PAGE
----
Dr Albert Lee

Department of Biomedical Sciences, Macquarie University, New South Wales

Title: "Application of proteomics to characterise mechanisms of neurodegenerative diseases”

Abstract: Neurodegenerative disorders, such as amyotrophic lateral sclerosis (ALS) and frontotemporal dementia (FTD), are increasing in prevalence but lack targeted and mechanism-based therapies. Despite various biological stresses (e.g. oxidative stress) and processes (e.g. RNA metabolism) that appear to contribute to the pathogenesis of these diseases, the molecular events and converging pathways behind these diseases remain unclear. Both ALS and FTD are characterized by perturbations to protein and cellular homeostasis (“proteostasis”) that ultimately leads to pathological features, such as aberrant protein aggregation and inclusion formation within neurons, which correlate with neurodegeneration. Therefore, the central hypothesis to our research program is that ageing and cellular stresses (such as gene mutations) contribute to functional impairment of the proteostasis network, thereby facilitating aberrant neuronal protein aggregation.

To better understand ALS and FTD biology, the Centre for Motor Neuron Disease Research and Macquarie Neurology Clinic at Macquarie University employ a “proteogenomics” workflow that incorporates new genetic discoveries with high-throughput cellular and proteomic-based approaches. Specifically, our Neuroproteomics program employs unbiased and quantitative proteomics to screen for cellular pathway changes, protein-protein interactions, post-translational modifications (ubiquitination, phosphorylation and glycosylation), plasma biomarkers, and tissue proteomic profiling. The information gathered from these alternative proteomic approaches collectively enhances our understanding of the pathomechanisms of neurodegenerative diseases, which has recently revealed new roles of ALS/FTD mutations in CCNF (cyclin F). Our proteomic-based approaches enable us to generate proteomic/proteostasis profiles that offer value to basic sciences research and potentially identify therapeutic targets and biomarkers for ALS and FTD.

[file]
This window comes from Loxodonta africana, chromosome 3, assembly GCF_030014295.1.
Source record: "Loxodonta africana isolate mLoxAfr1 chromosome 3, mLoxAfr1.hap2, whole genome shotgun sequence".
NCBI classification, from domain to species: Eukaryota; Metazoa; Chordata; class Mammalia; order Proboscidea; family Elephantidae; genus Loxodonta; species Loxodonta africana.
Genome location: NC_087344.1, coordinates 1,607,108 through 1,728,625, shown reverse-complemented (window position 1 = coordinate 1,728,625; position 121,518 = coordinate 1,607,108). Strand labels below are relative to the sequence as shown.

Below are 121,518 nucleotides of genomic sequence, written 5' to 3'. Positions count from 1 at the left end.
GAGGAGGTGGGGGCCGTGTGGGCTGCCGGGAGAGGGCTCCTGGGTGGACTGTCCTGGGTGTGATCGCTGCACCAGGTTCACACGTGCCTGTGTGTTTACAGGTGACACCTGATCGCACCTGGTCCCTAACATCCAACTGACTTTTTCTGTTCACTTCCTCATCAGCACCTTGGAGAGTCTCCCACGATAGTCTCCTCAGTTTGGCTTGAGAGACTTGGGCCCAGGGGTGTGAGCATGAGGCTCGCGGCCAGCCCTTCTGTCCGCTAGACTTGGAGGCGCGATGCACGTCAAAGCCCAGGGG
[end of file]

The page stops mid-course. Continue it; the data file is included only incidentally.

About Neuroscience Seminars

Neuroscience seminars at the QBI play a major role in the advancement of neuroscience in the Asia-Pacific region. The primary goal of these seminars is to promote excellence in neuroscience through the exchange of ideas, establishing new collaborations and augmenting partnerships already in place.

Seminars in the QBI Auditorium on Level 7 are held on Wednesdays at 12-1pm, which are sometimes simulcast on Zoom (with approval from the speaker). We also occassionally hold seminars from international speakers via Zoom. The days and times of these seminars will vary depending on the time zone of the speaker. Please see each seminar listed below for details. 


Neuroscience Seminars archive 2005-2018